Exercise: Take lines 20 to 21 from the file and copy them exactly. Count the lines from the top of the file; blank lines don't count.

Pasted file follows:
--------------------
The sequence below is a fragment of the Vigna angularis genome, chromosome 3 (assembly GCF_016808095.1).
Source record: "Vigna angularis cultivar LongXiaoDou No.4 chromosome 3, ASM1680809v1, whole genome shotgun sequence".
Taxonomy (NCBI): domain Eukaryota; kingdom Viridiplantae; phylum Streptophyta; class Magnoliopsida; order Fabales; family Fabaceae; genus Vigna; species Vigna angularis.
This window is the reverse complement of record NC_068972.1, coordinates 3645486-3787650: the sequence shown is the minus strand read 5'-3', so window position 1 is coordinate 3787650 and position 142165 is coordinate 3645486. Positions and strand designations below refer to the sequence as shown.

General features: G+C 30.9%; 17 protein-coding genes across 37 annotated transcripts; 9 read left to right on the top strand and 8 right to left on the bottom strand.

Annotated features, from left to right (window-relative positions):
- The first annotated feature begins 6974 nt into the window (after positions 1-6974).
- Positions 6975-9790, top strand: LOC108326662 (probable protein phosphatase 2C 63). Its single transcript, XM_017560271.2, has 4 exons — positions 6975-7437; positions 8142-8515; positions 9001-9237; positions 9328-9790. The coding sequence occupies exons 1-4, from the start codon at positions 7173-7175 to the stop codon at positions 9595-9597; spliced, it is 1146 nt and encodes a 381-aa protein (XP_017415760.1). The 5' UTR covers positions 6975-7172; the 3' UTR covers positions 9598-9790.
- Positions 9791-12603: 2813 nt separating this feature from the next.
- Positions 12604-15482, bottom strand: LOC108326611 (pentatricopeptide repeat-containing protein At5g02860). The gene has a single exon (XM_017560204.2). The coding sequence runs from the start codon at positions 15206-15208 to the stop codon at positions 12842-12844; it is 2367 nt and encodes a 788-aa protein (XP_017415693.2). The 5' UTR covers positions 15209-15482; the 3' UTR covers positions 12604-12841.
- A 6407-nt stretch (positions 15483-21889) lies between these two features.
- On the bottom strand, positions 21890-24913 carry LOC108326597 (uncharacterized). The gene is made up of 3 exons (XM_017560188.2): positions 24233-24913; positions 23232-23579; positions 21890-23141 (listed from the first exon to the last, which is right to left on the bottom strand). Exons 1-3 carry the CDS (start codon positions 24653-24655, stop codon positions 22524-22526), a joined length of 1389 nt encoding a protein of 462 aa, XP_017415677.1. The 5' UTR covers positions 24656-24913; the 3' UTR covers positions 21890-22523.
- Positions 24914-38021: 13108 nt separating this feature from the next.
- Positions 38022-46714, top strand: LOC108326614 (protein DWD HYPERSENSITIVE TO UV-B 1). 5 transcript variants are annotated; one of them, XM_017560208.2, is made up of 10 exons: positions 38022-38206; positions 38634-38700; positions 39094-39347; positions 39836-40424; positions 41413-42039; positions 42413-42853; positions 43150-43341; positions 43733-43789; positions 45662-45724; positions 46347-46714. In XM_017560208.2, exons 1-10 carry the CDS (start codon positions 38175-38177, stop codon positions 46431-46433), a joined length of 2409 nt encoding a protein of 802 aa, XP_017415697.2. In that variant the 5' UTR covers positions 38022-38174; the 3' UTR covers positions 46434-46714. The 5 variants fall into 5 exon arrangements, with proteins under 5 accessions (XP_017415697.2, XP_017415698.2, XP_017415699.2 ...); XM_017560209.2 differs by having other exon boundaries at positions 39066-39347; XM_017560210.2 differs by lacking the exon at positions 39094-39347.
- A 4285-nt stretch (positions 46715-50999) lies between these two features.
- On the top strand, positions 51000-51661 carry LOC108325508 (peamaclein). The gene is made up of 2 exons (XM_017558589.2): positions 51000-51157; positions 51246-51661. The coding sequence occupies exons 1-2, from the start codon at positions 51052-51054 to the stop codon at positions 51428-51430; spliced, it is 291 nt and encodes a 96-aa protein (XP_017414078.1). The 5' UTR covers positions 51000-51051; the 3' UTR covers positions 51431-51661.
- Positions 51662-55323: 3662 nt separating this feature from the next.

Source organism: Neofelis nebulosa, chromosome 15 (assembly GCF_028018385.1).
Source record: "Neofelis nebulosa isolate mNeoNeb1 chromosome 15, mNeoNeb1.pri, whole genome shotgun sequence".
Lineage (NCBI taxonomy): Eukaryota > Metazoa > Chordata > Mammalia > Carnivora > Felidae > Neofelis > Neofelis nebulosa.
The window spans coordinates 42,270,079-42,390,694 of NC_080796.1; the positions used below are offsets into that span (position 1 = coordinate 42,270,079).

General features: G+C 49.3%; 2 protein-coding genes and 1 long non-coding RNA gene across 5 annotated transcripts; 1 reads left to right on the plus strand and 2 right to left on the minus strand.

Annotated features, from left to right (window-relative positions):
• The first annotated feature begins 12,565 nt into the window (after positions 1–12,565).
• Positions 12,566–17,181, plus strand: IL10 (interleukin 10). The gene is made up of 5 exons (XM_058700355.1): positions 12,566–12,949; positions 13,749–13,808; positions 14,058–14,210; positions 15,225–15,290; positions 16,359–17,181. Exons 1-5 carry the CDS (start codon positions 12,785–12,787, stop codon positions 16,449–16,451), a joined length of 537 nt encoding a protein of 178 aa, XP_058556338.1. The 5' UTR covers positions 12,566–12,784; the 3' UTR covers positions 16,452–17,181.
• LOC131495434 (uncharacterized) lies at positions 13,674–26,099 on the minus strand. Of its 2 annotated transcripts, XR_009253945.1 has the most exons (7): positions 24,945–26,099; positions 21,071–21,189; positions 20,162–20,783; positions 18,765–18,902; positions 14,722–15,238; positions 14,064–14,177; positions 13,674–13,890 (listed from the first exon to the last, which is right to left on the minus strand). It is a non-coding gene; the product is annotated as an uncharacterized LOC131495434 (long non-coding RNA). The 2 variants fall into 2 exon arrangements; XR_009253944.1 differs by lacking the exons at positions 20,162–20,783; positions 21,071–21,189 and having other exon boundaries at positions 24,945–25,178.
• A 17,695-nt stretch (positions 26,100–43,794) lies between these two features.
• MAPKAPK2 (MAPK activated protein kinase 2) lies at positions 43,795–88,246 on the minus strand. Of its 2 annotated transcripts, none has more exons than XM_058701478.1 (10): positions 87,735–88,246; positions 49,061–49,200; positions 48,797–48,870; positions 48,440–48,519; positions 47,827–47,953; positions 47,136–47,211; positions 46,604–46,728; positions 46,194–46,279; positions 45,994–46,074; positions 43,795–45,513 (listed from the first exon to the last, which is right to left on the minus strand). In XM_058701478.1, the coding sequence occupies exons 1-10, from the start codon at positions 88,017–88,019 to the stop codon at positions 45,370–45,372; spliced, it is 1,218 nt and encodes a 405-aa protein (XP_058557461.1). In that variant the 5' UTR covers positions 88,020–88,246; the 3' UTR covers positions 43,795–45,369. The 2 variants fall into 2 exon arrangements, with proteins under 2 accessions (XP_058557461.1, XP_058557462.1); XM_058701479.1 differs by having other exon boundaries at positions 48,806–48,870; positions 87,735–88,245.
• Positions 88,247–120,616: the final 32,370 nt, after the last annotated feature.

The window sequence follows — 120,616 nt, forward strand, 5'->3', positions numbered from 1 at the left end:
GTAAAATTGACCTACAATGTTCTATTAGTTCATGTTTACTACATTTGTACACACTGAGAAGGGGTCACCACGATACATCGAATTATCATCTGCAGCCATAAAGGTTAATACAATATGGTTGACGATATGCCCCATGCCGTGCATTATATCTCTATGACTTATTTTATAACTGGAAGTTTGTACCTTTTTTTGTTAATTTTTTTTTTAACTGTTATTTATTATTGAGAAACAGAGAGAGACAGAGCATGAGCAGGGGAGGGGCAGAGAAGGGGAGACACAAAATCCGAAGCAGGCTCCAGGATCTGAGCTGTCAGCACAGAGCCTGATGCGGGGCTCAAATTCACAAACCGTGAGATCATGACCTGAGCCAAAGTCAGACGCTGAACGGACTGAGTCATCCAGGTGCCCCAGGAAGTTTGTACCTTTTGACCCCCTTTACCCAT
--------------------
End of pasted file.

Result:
Lineage (NCBI taxonomy): Eukaryota > Metazoa > Chordata > Mammalia > Carnivora > Felidae > Neofelis > Neofelis nebulosa.
The window spans coordinates 42,270,079-42,390,694 of NC_080796.1; the positions used below are offsets into that span (position 1 = coordinate 42,270,079).